They call my name, indicating that I’m up to take my last jump. I take a deep breath and look around, trying to take in the moment. It’s a high bar, something I’ve never cleared before, so this could be the last jump of my career. I look over to the stands where my teammates are sitting. They’re all yelling for me, Coach Aldrich’s voice overtaking all of them per usual. I look at my fellow senior high jumper and she gives me a nod and says, “Let’s go Becca.” I look down at my mark one last time and look at the bar. Let’s go Becca.
Let me go back four years ago to my first day of fall training here at Carnegie Mellon. The team is small, composed of only 35 women, the majority of which are distance runners. There are only two high jumpers and we’re both freshmen. The team is split between event groups, genders, and class, all friendly with each other, but the team aspect is not really there. We see each other every day at practice, we talk about school and sports, but then we leave the track and go to our separate houses and friends to not talk until the next practice. Fast forward to our first meet at West Virginia University. My fellow high jumper and I are so nervous, we warm up an hour too early and my legs are shaking so much, I can barely pop off the ground. This is when we started to learn to lean on each other. Being a freshman at CMU is hard. You’re away from your family, you’re surrounded by different cultures and people from all over the world, and the academics are like nothing you’ve ever experienced. Everyone needs someone to lean on and nothing beats the support of a team. The struggles we were facing brought the freshmen together from all event groups, and there were quite a few of us, 10 to be exact. Before we knew it, we had pulled through and made it to our sophomore year.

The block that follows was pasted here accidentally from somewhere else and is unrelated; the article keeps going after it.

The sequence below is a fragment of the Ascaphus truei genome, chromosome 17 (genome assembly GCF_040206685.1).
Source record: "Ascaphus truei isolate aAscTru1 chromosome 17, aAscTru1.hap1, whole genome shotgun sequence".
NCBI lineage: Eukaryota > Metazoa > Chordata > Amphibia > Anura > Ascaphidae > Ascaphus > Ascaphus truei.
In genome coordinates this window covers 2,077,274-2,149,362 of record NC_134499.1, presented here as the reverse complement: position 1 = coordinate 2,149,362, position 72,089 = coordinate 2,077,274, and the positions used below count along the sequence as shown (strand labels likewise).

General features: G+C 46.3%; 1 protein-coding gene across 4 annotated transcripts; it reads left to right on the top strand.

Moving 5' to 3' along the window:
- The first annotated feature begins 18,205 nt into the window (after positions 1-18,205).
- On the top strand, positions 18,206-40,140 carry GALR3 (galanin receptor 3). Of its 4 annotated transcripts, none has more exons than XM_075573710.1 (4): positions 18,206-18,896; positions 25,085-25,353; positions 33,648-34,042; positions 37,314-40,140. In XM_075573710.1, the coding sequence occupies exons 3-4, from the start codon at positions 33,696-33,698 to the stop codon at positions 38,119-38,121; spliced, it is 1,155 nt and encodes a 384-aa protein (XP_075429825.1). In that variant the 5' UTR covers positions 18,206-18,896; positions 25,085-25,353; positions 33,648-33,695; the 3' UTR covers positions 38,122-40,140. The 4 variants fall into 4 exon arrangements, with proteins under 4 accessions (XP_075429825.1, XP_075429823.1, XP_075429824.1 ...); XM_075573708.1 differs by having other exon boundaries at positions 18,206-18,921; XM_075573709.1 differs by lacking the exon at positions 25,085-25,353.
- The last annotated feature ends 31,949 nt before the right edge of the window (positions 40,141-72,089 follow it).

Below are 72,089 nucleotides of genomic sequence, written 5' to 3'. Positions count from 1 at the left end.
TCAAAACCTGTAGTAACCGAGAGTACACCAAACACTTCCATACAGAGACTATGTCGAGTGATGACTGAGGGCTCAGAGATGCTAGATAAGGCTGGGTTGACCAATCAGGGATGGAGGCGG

The first fall meeting of sophomore year, we looked around and noticed something - there was only one senior jumper and no juniors. We were about to become the new leaders after only one year. By this time we had our routines down. The seniors had taught us as freshmen how practice worked, how to warm up at meets, how to support each other during hard workouts, but no one can really teach you how to lead a team. We were stumbling, but trying our best. The freshmen class came in with new talents we hadn’t seen before. We could feel the team getting stronger, but we didn’t know it yet. Coach Aldrich took over as the head coach and came up with the most fitting team motto – together. Together, we were becoming stronger performers. Together, we were supporting each other. Together, we were becoming a team. I will always remember our first Schatz Mondays. We would get back from practicing at Pitt at 7:45 p.m. and try to make it to Schatz before 8 p.m. when it would close. There were enough of us to fit one table.
Junior year we were it. We were the captains now. My first year as captain was also the year I became known as “team mom” amongst the jumpers. Every meet included calling the teammates who had a hard time getting up in the morning at 6:30 a.m. to make sure they were awake to get to the bus on time, measuring the girls' and guys’ steps at high jump, making sure the jumpers were warming up on time, and focusing on being the best I could be. Every practice was leading warm ups, workouts, jumping sessions, just doing what it took to make sure everyone was there and prepared to do their best. The word this year was “passion” and it was being shown on the track and off. The freshmen this year filled in the holes we were missing. We started to realize what we had and how good we were getting. Not only was our team growing in numbers, so was Schatz Mondays. Girls and guys were attending now from every event group. We were filling the entire back room of Schatz, creating one long table comprised of as many tables we could fit. Schatz Mondays grew to Friday night dinners, movie nights, icing our shins together in the locker room, dying our hair at UAAs, seeing how many people we can fit into one ice bath, summer trips, and so much more team bonding. We were now a family on and off the track.